*getting paper wet. if you wanted to do this very slowly, you could...just put an ice cube on some paper. soon it will be wet.
*breaking things. ie: computers, printers, toasters, books, windows, etc. you can either throw ice cubes, thus shattering whatever it is you wish to break, or put the ice cube in it and wait for it to melt, thus disabling whatever you are breaking. I don't recommend this necessarily, I'm just saying you could.
*melting. i don't know why you would want to do this--you obviously already have water. and i already said this about 8 lines up.
*holding. i mean, if you were really hot, just holding an ice cube might help cool you down.
*put them in your bath. a cold bath is probably good for your skin somehow. maybe. but this means you can't have a hot bath, because the ice will melt. really this thought is only ideal if you are the person in one of those urban legends...who's had a kidney removed and wakes up in a bathtub full of ice. you know the ones. they aren't true.
*testing the strength of paper towels. how many ice cubes can your paper towel hold? I bet Bounty or Brawny or one of those B-brands can hold a lot. at least their commercials claim they can.
*preserving bugs. your ice maker probably does this for you already. look carefully when you get ice out of it, otherwise you might drink a fruit fly. eew.

ok, i'm tired now and need a nap, but first i have to plan some youth group. which starts in 55 minutes. hmm......maybe no nap. sad.
happy sunday. stay away from ice in your beverages. :-)

Saturday, November 22, 2003

sadness

today i had to eat ice cream from my freezer because i couldn't get to Jake's (car still dead).

In other news, yes, I realize that ice put into ramen noodles would still be unfiltered, but you see, one wouldn't notice the nasty taste because of the obscene amount of salt in the flavoring for ramen noodles. With a little luck, that same obscene amount of salt might just kill off any nastiness in your unfiltered ice cube.

alternatively, you could just wait until it was cool enough to eat. That takes about what, a minute and a half?

church tomorrow. as usual. i might be typing that here every saturday night from now until i die. i wonder if I can keep that up, or if i'll forget at some point, and someone will ask "hey, Teri, didn't you go to church on sunday? because you didn't tell us you were going to. yes, i know you're a minister...so?"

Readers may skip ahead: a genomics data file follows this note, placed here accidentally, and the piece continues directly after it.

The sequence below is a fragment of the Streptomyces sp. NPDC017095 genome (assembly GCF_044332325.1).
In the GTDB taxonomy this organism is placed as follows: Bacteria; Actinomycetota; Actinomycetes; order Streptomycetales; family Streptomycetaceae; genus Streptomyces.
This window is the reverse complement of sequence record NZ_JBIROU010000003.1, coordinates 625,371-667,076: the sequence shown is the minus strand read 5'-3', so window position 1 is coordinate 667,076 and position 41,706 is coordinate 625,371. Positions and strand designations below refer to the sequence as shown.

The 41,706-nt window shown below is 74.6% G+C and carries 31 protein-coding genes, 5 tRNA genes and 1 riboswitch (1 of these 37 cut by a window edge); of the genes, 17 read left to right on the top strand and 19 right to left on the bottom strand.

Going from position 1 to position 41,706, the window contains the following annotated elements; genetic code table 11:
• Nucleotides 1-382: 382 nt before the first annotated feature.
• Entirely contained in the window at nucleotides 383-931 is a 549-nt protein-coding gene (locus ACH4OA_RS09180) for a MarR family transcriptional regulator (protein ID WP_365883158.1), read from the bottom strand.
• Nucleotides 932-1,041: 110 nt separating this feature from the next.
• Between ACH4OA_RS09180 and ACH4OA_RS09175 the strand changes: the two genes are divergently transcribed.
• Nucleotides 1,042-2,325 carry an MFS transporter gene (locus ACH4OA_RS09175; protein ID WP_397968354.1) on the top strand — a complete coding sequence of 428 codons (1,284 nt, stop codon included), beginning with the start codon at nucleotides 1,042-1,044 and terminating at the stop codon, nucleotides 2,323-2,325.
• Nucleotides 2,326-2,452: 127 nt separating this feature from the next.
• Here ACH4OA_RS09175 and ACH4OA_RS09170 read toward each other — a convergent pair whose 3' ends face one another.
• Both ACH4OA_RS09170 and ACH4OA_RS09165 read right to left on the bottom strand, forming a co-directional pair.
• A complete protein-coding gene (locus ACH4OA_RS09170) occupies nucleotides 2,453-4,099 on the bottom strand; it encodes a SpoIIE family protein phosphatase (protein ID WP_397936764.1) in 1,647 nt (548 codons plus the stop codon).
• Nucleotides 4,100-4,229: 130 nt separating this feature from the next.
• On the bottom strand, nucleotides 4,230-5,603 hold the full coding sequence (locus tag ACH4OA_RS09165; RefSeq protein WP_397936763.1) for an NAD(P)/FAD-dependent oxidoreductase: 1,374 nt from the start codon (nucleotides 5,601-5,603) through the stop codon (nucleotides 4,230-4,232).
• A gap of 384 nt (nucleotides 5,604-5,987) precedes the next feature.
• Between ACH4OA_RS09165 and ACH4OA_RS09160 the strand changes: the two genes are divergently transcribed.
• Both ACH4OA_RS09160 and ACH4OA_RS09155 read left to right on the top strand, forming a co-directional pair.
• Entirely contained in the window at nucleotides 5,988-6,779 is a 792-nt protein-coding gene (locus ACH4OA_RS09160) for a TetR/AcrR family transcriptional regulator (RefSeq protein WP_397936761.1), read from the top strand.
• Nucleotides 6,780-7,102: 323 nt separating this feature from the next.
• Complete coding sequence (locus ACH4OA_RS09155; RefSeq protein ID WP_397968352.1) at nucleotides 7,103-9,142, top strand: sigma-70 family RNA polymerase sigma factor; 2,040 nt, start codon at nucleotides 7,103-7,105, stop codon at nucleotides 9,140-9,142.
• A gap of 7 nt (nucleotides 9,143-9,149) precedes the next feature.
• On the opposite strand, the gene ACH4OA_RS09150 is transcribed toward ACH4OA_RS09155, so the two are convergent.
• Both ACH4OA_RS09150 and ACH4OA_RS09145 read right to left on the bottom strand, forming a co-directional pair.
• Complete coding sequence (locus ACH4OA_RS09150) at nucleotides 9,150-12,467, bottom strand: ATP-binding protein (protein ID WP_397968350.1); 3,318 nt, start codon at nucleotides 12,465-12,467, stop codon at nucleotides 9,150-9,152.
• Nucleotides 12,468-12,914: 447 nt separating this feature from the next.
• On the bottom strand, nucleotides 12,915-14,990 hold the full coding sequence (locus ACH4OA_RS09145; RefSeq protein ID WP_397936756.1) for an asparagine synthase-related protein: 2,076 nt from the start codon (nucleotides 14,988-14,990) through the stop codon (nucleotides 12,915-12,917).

Friday, November 21, 2003

Friday, Friday...

well, some homework done, but not enough to count. Crap.

Now it's friday so I'm just going to try to get it done at some point. before the end of the weekend.

in the meantime, we're talking about Thanksgiving in the youth group this week. How is that going to go, you ask? Well, that is the question, isn't it.

Today we had communion like an actual meal--we had people sit around tables we brought into the chapel, and share bread and grape juice. It was cool and everyone loves us for our experimental chapel. Brilliant!

I think that ice is not good. in fact, ice might be satanic somehow. think about it. not only is it super cold, in fact colder than you probably really need it to be, but it also falls out of the glass on you when it decides to move randomly. then you spill on yourself and look like a dumbass. and really, who wants that? and what if you're wearing white and you spill coke? or cranberry juice? or grape juice? or coffee? i mean, really. why, people, why?
or, at the very least, why not use a straw?
also, ice tends to be made from unfiltered water, which means it makes your drink taste bad and probably infects it with all kinds of impurities.

i think the europeans have it right. they don't even make ice for drinks usually.

maybe this weekend i'll post a list of uses of ice that are not beverage related.
for example, it can be used to cool ramen soup that is too hot.
it can be used to put down people's shirts when they are very hot. except my experience is that people don't actually appreciate that.

hmm...yes. watch this space.

In the meantime, I'll be going for a much better form of ice: the kind followed with cream. that's right, Jake's, here I come!

Wednesday, November 19, 2003

bulletin, check.

homework, not check.

come to think of it, maybe the bulletin is not yet a check.
because, you see, it doesn't have any music in it. the music needs to be reduced on the copy machine.
then i can check off the bulletin.
but not the homework.

crap.

Tuesday, November 18, 2003

if all of the raindrops were lemon drops and gum drops

then we'd all be fat, and our tongues would tingle from so much sugar and hard candy, and someone would likely have an eye poked out by a lemon drop.

but it would be kind of fun.

just saying.

Sunday, November 16, 2003

naturally...

I'm brilliant. i mean, obviously.

I preached well today--or maybe I'm supposed to say something like "God used me to speak today" or some such thing, but I was up until 4 in the morning rewriting/finishing the sermon, so you know what? I did a good job. And I'm brilliant.

Don't worry, I'm not at a loss for self esteem. Humility, maybe. Self esteem, no.

In other news, 8th grade girls talk a lot. And so do I. But really, what parent truly expects that a room full of middle school girls is going to finish anything on time? And what parent asks a church group to hurry up and finish praying? honestly. it's church people, we run over. and we pray. just saying.